The NASA-Brookings Study was a NASA-sponsored study carried out, in the late 1950s, by the Brookings Institution to identify long-range goals of the United States space program and their impact on American society. The resulting report, submitted to NASA in 1960 only a few months after the end of Project Ozma, included a discussion of the implications of the discovery of extraterrestrial life and intelligence.1 The authors pointed out that the reactions of both individuals and governments would probably depend on their social, cultural, and religious backgrounds, as well as on the nature of the discovery. The finding of low forms of life, or "subhuman intelligence," it was thought, might quickly be assimilated. However, more profound effects might follow from the discovery of intelligence that was superior to our own (see extraterrestrial intelligence, more advanced than us). In particular, it was pointed out:
Anthropological files contain many examples of societies, sure of their place in the universe, which have disintegrated when they had to associate with previously unfamiliar societies espousing different ideas and different life ways; others that survived such an experience usually did so by paying the price of changes in values and attitudes and behavior.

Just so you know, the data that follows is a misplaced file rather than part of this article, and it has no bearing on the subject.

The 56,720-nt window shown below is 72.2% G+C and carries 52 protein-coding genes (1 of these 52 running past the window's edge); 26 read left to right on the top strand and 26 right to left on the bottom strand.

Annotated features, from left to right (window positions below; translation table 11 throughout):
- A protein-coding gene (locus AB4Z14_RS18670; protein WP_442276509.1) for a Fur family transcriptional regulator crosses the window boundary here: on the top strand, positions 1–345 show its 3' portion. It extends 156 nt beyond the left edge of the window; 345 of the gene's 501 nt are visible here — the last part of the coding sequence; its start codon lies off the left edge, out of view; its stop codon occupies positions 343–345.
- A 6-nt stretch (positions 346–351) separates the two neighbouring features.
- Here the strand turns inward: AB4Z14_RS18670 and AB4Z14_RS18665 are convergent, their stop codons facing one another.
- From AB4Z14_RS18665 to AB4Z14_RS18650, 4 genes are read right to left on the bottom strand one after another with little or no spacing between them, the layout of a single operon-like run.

Since intelligent life might be discovered at any time via the radio telescope research presently under way, and since the consequences of such a discovery are presently unpredictable because of our limited knowledge of behavior under even an approximation of such dramatic circumstances, two research areas can be recommended:
1. Continuing studies to determine emotional and intellectual understanding and attitudes – and successive alterations of them if any – regarding the possibility and consequences of discovering intelligent extraterrestrial life.
2. Historical and empirical studies of the behavior of peoples and their leaders when confronted with dramatic and unfamiliar events or social pressures ...
Such studies, the report recommended, should take account of public reactions to past hoaxes (see "Moon Hoax"), waves of unidentified flying objects (see saucer flap of 1947; "Washington Invasion"), and events such as the 1938 War of the Worlds radio play. They should also consider how best to inform the public of contact with an extraterrestrial intelligence, or whether such knowledge should be withheld. International relations, the report concluded, might be permanently altered because of "a greater unity of men on earth, based on the 'oneness' of man or on the age-old assumption that any stranger is threatening."
1. Michael, Donald N., ed. Proposed Studies on the Implications of Peaceful Space Activities for Human Affairs by the Brookings Institution to the 87th U.S. Congress, report No. 242. Washington, D.C.: National Aeronautics and Space Administration (1961).